Subject: I have found a DVD that I think you would enjoy
Actors: Sándor Csányi, Eszter Balla, Zoltán Mucsi, Csaba Pindroch, Sándor Badár
Director: Nimród Antal
Genres: Indie & Art House, Drama, Mystery & Suspense
The Budapest subway system, the world?s oldest, is a dark labyrinthine netherworld as vast and various as the city above. Hordes of people pass through on their way to better, brighter places. There are some who spend most... more »
Similarly Requested DVDs
MICHAEL ACUNA | Southern California United States | 05/05/2005
(4 out of 5 stars)
"Bulscu (Sándor Csányi) works in the Budapest Metro as a ticket checker, an enforcer: he makes sure that people have a ticket to ride the subway and cites them when they don't. From what is on view in Nimrod Antal's provocative and eerie "Kontroll" it seems like most people don't pay and Bulscu and his group get involved in a lot of fist fights and chases in trying to uphold the rules of the underground. As his sorta-girfriend says: "Everyone hates you."
"Kontroll" is interesting on several fronts. First of all, it is a Hungarian film directed by an American originally from Hungary...and when was the last time you saw a Hungarian film? Secondly, it is masterfully directed, photographed and staged in the bowels of the Budapest underground metro, which naturally gives the film credence and atmosphere that would not have been possible to reconstruct in any studio set. Thirdly, along with Csanyi's evocative performance as the troubled and conflicted Bulscu, we are introduced to many fine Hungarian actors and actresses who help to make this film the success that it is.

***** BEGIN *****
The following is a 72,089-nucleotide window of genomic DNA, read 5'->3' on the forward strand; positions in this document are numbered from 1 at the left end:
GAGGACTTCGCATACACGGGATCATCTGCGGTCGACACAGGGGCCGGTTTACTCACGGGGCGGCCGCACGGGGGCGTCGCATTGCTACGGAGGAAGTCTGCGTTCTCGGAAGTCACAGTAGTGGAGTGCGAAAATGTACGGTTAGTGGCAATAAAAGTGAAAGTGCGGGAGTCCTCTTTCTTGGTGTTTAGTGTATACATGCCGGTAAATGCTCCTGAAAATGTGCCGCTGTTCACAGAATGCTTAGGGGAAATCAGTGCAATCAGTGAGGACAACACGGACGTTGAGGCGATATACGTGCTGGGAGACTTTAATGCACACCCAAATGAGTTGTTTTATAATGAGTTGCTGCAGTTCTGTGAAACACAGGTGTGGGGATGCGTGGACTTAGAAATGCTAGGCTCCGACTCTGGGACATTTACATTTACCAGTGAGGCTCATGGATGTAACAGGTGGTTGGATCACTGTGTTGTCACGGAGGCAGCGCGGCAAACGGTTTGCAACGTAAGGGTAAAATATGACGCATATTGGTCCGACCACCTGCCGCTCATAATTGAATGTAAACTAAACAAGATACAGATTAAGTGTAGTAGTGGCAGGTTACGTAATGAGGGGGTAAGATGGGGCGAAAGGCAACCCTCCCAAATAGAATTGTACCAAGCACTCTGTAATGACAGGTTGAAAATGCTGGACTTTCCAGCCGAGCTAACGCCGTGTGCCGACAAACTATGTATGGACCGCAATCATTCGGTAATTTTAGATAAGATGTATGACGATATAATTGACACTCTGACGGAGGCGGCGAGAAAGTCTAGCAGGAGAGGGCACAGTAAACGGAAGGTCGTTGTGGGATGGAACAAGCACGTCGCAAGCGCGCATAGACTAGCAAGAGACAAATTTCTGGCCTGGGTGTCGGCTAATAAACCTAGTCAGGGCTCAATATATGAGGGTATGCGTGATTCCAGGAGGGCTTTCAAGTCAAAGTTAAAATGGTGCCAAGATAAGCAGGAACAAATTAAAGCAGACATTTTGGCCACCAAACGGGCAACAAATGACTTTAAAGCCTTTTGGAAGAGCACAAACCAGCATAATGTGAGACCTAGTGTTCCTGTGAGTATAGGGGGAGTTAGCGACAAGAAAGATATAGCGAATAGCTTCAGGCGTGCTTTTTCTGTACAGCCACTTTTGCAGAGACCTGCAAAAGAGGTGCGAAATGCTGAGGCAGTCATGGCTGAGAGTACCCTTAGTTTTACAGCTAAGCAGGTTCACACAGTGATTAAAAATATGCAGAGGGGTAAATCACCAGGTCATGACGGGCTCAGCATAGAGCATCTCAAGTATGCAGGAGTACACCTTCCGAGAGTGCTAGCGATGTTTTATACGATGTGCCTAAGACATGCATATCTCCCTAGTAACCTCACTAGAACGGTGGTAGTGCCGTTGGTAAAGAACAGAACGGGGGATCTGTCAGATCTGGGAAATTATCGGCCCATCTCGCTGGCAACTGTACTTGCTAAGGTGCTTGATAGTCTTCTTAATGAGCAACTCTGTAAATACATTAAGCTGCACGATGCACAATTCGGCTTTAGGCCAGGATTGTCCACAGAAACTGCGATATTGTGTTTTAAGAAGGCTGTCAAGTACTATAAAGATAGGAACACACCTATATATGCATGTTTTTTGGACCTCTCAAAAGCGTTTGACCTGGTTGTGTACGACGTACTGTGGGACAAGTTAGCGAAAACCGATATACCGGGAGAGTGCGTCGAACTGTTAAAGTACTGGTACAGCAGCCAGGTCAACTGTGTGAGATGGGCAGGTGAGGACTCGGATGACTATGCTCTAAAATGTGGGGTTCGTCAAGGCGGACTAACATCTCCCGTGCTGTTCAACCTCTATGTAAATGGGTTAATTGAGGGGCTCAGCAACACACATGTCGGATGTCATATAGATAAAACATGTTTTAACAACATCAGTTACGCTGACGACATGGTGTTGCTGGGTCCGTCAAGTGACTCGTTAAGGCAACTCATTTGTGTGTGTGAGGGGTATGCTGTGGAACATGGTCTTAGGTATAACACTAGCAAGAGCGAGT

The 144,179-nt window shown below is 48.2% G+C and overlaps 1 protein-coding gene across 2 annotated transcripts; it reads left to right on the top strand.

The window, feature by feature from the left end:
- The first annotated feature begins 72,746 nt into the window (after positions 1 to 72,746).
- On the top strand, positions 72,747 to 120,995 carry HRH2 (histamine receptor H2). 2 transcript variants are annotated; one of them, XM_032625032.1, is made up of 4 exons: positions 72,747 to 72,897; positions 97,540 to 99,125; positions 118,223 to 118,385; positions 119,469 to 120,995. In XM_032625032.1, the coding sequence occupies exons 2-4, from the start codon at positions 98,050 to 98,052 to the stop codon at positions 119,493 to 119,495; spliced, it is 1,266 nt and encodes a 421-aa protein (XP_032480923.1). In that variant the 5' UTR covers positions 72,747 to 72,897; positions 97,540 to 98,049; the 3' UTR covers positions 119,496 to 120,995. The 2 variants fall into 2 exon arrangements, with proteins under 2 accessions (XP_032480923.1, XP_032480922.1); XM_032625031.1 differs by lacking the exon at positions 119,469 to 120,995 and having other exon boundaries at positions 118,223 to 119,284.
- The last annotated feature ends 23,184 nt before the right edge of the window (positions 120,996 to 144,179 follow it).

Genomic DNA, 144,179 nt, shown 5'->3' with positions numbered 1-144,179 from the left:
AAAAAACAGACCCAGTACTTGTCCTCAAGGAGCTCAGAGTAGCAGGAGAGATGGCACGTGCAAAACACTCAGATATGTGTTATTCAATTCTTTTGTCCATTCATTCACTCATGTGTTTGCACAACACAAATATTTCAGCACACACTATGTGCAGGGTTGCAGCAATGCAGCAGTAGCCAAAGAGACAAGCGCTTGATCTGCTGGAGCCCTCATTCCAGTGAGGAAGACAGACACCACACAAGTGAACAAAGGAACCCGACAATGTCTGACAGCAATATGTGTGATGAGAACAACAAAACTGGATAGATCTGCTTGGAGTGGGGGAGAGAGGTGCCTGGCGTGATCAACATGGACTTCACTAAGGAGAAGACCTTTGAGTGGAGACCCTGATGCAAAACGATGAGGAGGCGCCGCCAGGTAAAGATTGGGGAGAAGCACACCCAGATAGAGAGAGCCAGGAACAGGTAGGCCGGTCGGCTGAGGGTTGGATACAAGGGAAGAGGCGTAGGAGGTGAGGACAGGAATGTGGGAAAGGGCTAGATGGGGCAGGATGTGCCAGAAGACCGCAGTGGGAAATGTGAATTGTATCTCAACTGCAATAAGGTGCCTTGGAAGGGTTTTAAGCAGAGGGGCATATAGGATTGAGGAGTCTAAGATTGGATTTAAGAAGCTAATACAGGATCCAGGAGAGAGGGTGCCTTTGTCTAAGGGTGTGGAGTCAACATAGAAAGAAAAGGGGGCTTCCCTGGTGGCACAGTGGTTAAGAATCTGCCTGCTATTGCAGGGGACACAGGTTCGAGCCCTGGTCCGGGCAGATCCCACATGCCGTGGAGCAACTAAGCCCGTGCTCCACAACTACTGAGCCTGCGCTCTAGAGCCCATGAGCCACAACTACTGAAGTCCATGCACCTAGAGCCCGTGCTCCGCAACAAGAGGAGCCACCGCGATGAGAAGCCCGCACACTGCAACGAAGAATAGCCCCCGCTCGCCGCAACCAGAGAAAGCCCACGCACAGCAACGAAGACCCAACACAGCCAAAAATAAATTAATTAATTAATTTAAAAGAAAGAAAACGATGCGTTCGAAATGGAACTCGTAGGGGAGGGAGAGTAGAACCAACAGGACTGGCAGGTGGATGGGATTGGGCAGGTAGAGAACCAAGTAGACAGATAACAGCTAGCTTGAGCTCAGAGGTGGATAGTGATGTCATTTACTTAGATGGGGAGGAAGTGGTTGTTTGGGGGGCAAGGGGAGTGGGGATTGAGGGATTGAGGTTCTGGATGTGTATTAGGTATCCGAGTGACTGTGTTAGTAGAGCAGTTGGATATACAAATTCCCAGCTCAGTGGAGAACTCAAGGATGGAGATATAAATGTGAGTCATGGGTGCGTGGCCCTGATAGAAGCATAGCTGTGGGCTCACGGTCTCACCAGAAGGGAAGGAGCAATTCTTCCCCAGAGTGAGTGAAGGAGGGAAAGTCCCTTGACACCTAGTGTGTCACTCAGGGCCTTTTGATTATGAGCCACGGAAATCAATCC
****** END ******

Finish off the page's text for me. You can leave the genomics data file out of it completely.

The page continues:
Csanyi has the uncanny ability to be strong and intelligent (it is strongly hinted that he was an architect before joining the "underworld") yet he is very much afraid of the world that the escalators up to street level represent. He is of the world but hiding from it and we are not sure why... and this ambiguity strengthens rather than weakens his basic nature because it humanizes him.
"Kontroll" is one of those rare films that not only succeeds on its own artistic terms but also stands as an anthropological document of a country that is undergoing rapid, unencumbered social and political change.
Amazing Film, Subpar DVD (a better DVD release would have ra
Timmy K. | 123 Fake Street, Springfield AX | 08/03/2007
(4 out of 5 stars)
"Many people have already written about what this film is about so I will not say any more on that. I will state simply that this is a wonderful film, one of my favorites from 2005 (the year it played in my local theater), and it is exciting, thought provoking, and often very funny. I went into it originally knowing almost nothing about it and was delighted at what I saw. So much so that I went to see it a second time later in the week before it was gone.